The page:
Not sure where, but I'm sure you can find them with some research.
I have read a few articles in the past, out of nursing and medical journals.
In a nutshell this is it:
Currently the standard is to use Troponin-I. This is an enzyme that is also specific to the heart, just like the CPK-MB enzyme. There are actually 3 m/b four types of Troponin. However, the other types are either very dificult to measure the levels, or inaccurate. Our hospital uses myoglobins with Troponins. I'm sure you are aware that myoglobin is not specific, but a general enzyme found in the heart, and all skeletal muscle. The reason for the use of the two together are this: If a pt comes in with chest pain for an hour, they run them both. Why? Because myoglobin will rise, when the heart is damaged within 1 -2 hours. If it is up, they will wait two more hours, and run a Tropnin again, to recheck it's level. Why? Because Troponin-I levels do not rise, until 2- 4 hours after myocardial ischemia or infarction. The one thing to remember, is that any rise of the myoglobin m/b consindered insignificant if the pt: #1 Has fallen recently, #2 has renal disease or damage, #3 recent electracution or similar. These three things can all cause the myglobin to rise also. So the myoglobin is not always helpfull. One last bit of info, is that Troponin is found in the kidneys, and have been reported to cause an increased level of troponin in severely diseased, or renal traumatized patients. Although, we have not seen it in three years.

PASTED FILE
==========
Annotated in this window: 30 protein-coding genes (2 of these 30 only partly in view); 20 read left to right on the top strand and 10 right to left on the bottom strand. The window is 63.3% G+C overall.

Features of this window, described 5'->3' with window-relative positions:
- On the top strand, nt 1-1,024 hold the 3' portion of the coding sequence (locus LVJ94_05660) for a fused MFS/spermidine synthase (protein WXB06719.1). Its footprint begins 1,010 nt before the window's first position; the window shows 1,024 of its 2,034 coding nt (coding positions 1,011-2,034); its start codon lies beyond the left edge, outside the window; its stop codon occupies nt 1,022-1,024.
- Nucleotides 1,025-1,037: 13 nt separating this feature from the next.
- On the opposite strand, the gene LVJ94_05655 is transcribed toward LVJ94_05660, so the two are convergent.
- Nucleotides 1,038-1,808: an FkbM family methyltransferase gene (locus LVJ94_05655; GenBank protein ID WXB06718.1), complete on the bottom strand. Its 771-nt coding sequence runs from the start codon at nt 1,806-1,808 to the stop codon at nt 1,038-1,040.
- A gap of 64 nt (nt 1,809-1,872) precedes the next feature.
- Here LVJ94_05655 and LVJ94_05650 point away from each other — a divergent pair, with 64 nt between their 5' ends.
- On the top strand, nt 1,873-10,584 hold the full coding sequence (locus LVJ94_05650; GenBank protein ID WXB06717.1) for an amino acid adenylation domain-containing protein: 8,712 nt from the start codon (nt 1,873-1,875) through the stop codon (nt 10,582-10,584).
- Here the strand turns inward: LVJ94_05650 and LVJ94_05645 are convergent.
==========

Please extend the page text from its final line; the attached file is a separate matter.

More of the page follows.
Being that Troponin rises much faster than some of the traditional cardiac markers and enzymes, that seems to be the trend in early ID of AMI's. The normal level is <.4, or <1.1, depending on which standard of measurement your lab uses.